Can someone explain to me why this kind of moronic religious commentary deserves any respect at all?

If Fascism Comes to North America, High School Principals Will be Leading the Way

There are good high school principals. I remember one I had that was willing to break the rules and allow me to enroll in a high school chemistry class even though I was rather young.

But many high school principals seem to be fascists-in-training. All over North America, high school principals are abrogating the right of students to speak their minds, even out of school.

By now, most people have heard about the "bong hits 4 Jesus" case. That case, which is currently before the US Supreme Court, high school student Joseph Frederick unfurled a nonsenical banner with the message "Bong Hits 4 Jesus" while the Olympic torch passed through his town. His principal, Deborah Morse, confiscated the banner and suspended him. The outcome of that case is still pending, but we can depend on authoritarians like Scalia to side with the principal.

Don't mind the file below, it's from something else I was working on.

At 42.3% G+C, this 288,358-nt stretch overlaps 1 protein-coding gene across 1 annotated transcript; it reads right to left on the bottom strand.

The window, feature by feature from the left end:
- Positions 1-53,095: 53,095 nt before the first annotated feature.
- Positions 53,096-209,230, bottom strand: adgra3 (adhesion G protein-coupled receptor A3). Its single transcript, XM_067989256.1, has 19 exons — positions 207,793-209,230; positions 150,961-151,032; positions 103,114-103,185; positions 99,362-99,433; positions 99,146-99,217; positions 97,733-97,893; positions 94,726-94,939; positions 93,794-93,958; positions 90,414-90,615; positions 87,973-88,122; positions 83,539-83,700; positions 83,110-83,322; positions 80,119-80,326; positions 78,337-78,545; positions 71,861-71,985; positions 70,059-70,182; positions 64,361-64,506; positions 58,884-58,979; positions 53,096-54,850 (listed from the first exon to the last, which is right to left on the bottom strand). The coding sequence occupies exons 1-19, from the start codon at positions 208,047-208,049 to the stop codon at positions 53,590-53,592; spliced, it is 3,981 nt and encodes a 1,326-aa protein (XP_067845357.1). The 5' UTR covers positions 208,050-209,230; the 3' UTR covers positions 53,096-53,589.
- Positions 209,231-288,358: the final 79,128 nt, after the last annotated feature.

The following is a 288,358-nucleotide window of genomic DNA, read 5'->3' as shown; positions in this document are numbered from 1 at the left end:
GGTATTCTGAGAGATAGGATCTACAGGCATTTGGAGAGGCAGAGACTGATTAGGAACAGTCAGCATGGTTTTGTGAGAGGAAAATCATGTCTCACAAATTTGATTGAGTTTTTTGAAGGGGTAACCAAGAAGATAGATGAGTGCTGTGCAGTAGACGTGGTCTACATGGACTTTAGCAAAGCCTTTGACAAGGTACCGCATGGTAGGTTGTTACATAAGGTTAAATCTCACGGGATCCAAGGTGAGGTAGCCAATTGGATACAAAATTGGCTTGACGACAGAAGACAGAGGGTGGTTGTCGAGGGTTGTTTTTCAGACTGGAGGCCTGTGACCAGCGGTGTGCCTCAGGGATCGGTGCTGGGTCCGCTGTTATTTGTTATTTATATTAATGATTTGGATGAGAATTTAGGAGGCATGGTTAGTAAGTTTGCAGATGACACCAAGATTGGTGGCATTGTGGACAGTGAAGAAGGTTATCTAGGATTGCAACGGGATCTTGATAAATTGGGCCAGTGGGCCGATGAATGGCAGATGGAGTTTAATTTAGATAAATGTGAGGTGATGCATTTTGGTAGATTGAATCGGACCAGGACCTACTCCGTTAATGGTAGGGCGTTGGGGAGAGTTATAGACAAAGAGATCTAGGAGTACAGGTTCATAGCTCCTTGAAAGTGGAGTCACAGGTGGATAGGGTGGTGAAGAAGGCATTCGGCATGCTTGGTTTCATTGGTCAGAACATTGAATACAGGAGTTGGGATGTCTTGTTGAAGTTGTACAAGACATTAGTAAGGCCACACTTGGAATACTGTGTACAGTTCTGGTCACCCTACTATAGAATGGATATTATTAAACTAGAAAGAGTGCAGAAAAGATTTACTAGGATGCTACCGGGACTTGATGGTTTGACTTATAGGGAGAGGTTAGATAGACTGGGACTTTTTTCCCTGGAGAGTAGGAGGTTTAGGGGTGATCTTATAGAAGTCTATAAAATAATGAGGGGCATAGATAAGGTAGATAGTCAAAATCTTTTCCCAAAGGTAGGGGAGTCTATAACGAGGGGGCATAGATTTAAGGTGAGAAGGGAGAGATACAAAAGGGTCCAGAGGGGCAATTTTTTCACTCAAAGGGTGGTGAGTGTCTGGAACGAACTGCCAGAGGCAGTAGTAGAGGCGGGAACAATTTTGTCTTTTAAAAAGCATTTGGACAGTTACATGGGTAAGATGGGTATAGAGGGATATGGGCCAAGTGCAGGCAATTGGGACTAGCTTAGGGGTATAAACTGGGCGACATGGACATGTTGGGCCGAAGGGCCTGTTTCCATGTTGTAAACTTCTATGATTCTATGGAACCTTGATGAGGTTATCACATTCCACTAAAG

In another case, Bloomington, Minnesota Principal Steve Hill confiscated a student's Blackberry pager and erased photographs he had taken after a protest at the school. Ironically, the name of the high school is Thomas Jefferson High School.

Principals don't always win, however. In another case, the Indiana Court of Appeals has ruled that a student cannot be ruled a juvenile delinquent for criticizing her principal, using 4-letter words, in an online forum. Judge Patricia Riley found that the student's speech was protected by the Indiana Constitution.

Principals clearly have a lot of authority, and they can and should wield that authority inside the school in a responsible fashion. Students have the right to political speech, and what students do outside the school is their own business. Instead of being so thin-skinned, principals should use these kinds of events to teach the students a thing or two about the importance of free speech in an open society. By doing so, they would earn the respect of their students far more than any respect gained from the usual two-bit authoritarian posturing.